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Hi Dr Fung, Thank you so much for all your post on fasting. They are great. But sorry I don’t follow your conclusion on this one. To make it simple I think that hunger is low in the morning because we are not suppose to eat but starting the day being active and hunting for food. Circadian higher insulin response/level at night is not bad in contrary as I think it’s there to maximize the food absorption of nutriments following an active day with low food intake. Logic. High insulin level is not always the bad guy. Also i think… Read more »
Ryan
Guest
While your statement about how Humans body clocks are properly set for hunting you agree with Dr.Fung on Insulin because the thing this blog is dedicated to is helping people with metabolic issues which means Insulin is the enemy for us so by eating a large meal earlier in the day when less fat will be stored and entering a fasted state when we are more insulin sensitive lets us burn away the days,months,years, or even decades of fat that we have been carrying. Thank you Dr.Fung this article went a long way to explaining why my current system where… Read more »
Isabela
Guest

I agree. Where is the “like” button? 🙂

marcio
Guest

I agree, I just posted the same thing as you before read comments

Bernard Bel
Guest
I live near the Mediterranean coast. Until 8 years ago I used to take a big meal at night and never breakfast. I had been a vegetarian for more than 30 years and I was obese (BMI = 37). That year I started doing endurance exercise (daily 3-hour walk). After 18 months my BMI went down to 35. At this stage I decided to follow the “chrono-nutrition” program devised by Dr. Alain Delabos (and colleagues) in France. An aspect which is relevant here is that we consume a heavy breakfast containing all saturated fats, proteins and little carbs. Practically, for… Read more »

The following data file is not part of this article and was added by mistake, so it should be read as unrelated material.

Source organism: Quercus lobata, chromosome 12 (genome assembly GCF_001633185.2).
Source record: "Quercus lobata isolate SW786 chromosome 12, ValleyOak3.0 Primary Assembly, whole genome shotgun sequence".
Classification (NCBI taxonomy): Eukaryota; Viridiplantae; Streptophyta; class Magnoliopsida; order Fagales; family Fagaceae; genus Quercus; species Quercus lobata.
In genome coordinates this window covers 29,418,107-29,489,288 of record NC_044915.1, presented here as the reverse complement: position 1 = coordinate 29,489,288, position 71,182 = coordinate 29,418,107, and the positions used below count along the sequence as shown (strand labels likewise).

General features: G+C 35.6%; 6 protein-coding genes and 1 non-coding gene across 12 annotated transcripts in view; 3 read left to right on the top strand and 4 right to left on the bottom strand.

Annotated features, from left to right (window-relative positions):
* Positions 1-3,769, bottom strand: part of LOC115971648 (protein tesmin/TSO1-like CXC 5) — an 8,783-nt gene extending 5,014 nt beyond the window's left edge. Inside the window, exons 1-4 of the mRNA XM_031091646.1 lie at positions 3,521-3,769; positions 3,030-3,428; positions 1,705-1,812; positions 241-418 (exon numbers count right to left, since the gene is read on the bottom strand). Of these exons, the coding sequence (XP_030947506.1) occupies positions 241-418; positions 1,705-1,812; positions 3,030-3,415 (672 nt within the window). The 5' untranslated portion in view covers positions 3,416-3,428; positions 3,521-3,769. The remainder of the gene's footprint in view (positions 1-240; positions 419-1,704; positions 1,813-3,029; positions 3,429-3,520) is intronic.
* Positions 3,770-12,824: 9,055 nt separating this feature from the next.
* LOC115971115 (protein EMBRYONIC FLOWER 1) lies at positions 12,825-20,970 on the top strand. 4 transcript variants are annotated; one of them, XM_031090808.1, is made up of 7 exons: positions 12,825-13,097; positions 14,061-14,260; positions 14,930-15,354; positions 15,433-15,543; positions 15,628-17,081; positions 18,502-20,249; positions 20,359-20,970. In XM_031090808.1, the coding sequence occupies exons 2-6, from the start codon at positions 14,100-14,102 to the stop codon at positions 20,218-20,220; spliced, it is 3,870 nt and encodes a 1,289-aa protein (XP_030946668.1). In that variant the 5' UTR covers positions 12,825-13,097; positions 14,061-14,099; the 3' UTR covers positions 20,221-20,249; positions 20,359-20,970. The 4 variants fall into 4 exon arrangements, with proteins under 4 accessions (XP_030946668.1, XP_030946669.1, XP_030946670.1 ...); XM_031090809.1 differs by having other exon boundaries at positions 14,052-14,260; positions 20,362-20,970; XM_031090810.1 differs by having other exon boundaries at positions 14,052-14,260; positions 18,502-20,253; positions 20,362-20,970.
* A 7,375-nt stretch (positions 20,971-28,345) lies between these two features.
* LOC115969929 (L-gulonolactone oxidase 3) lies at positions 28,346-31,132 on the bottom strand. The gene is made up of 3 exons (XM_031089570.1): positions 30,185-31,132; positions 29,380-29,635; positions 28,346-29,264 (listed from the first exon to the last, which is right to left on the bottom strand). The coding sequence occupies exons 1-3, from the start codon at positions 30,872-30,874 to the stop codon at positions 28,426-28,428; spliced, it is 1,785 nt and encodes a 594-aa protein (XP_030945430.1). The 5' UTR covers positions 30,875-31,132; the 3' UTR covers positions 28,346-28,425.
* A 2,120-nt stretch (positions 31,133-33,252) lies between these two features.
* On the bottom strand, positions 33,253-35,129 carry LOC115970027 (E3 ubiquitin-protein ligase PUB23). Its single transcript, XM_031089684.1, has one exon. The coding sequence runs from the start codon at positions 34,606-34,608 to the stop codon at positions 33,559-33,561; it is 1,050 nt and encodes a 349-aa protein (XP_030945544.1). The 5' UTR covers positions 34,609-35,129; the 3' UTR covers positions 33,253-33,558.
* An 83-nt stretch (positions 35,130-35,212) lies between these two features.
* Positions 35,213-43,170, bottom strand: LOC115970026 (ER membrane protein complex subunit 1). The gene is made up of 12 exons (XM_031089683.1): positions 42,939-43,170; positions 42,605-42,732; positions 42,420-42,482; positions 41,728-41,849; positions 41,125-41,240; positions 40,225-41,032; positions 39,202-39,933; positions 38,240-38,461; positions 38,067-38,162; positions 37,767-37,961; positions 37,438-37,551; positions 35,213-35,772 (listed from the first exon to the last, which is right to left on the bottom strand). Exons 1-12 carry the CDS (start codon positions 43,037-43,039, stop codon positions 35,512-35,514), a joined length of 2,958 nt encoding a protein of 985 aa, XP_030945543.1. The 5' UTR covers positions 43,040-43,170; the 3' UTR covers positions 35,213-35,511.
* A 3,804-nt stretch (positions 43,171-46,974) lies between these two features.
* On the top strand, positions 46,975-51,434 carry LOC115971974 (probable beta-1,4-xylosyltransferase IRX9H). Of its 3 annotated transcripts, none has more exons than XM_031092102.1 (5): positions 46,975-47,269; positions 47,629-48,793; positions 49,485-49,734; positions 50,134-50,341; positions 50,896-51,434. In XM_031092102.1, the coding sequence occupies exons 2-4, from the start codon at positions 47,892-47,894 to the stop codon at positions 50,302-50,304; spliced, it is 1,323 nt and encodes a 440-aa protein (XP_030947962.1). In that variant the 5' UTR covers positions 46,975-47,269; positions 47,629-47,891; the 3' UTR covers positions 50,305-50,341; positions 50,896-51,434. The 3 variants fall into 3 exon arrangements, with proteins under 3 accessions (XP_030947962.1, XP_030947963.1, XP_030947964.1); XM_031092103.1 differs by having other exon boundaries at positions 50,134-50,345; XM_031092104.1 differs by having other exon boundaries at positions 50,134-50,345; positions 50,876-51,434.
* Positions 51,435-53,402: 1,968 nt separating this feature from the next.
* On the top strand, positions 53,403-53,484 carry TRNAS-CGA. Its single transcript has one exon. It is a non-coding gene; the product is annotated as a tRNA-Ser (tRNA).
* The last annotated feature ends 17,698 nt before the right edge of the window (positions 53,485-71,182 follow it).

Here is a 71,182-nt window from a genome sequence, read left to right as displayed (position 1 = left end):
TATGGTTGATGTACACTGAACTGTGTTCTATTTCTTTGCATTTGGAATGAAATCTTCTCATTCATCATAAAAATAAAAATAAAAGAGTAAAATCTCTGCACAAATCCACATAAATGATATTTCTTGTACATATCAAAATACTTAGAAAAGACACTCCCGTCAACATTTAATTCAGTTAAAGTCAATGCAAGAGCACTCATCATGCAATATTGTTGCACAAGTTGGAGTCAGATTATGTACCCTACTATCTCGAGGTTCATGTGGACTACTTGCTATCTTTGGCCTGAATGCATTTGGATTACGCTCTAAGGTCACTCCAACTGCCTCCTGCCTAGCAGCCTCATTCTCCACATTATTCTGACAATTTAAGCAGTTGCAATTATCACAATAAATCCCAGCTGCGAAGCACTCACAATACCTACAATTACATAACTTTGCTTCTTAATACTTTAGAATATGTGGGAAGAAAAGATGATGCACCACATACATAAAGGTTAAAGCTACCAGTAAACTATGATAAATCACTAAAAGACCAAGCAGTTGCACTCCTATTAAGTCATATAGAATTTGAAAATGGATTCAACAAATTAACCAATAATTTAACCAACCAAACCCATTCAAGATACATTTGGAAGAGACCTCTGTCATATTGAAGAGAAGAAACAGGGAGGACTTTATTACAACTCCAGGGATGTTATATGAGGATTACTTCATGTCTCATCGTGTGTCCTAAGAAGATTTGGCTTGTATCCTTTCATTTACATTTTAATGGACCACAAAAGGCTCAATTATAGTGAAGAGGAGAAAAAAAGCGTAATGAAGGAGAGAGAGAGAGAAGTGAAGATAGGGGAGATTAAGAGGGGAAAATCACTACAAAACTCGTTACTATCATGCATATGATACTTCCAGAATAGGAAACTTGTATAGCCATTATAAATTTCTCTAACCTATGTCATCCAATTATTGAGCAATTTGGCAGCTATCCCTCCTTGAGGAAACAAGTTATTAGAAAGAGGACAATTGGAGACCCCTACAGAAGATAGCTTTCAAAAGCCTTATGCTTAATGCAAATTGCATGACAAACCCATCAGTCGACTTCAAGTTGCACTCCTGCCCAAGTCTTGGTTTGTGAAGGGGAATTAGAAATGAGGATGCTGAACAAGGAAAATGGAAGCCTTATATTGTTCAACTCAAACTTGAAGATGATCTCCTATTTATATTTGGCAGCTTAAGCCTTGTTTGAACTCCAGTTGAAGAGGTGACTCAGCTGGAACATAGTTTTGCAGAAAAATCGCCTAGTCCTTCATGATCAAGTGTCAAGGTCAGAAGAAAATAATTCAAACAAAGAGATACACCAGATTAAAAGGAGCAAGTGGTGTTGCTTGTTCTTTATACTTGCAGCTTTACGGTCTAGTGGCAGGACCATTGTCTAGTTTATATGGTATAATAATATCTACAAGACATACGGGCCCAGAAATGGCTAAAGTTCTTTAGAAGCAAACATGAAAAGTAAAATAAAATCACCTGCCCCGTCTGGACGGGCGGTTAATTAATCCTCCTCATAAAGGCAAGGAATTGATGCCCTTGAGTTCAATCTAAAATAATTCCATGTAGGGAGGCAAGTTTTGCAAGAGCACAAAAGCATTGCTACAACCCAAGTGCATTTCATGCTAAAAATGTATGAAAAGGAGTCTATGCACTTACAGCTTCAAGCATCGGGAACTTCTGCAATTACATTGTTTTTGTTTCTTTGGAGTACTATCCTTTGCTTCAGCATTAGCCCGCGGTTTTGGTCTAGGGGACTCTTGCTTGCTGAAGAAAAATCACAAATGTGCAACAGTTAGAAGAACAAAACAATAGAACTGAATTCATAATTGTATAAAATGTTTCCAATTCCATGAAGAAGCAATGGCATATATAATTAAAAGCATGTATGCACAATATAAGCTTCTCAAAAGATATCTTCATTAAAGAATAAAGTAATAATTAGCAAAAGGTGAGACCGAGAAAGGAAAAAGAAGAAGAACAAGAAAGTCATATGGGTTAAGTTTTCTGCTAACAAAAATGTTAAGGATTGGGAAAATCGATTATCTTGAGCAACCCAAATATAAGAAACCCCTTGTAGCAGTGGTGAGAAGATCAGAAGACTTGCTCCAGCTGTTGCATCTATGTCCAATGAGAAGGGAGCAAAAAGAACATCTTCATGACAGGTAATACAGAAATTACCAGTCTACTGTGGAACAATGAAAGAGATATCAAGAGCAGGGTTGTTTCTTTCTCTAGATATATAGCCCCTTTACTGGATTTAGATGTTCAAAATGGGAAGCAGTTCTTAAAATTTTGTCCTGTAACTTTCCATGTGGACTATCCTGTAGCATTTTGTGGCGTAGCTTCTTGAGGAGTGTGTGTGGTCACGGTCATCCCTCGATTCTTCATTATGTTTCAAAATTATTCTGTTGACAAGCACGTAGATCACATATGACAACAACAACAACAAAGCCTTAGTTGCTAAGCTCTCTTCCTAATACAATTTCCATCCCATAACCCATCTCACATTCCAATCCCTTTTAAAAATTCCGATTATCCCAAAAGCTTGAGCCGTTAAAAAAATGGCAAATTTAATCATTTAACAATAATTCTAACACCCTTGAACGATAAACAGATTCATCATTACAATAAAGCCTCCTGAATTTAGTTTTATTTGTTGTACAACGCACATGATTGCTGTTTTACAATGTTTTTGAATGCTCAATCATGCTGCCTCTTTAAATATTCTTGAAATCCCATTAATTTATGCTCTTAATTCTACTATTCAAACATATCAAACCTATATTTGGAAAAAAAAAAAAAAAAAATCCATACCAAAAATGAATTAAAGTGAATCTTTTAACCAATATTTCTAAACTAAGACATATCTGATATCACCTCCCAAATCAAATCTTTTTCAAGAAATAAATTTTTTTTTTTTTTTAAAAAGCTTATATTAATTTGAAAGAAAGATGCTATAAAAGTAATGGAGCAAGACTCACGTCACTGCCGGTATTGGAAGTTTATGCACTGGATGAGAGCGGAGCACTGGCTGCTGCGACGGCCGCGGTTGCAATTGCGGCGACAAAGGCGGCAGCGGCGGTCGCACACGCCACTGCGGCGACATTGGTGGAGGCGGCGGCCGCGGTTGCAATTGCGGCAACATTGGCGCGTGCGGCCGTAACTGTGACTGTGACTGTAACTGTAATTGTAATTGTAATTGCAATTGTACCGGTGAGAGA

matt
Guest

Thanks for sharing your experience. I started eating a high protein breakfast about a week ago. It has made a world of difference. I looked up the study referenced above and I think the improvements in the breakfast group are too big to ignore. I hope Dr Fung will take another look. Eat breakfast (high protein) and skip dinner.

Maura
Guest

Now if we could also change our work schedules to accomodate that nap…but luckily I have retired.

Nate
Guest

And gets us all one of those lakes, or maybe an ocean.

charles grashow
Guest
Dr Fung Your co-author Jimmy Moore – at his last DEXA scan – weighed 296 lbs with 43.9% body fat. Any comments Dr. Jason Fung: Jimmy has struggled with his weight all his life and shares his daily struggles with the wider audience. I applaud his efforts and his openness. I am a physician and it is my mission to help others with their health problems – obesity being one of them. I do not blame him. I do not look down on him. You, on the other hand, seem to gain pleasure from other’s misfortunes and struggles. You delight… Read more »
MickiSue
Guest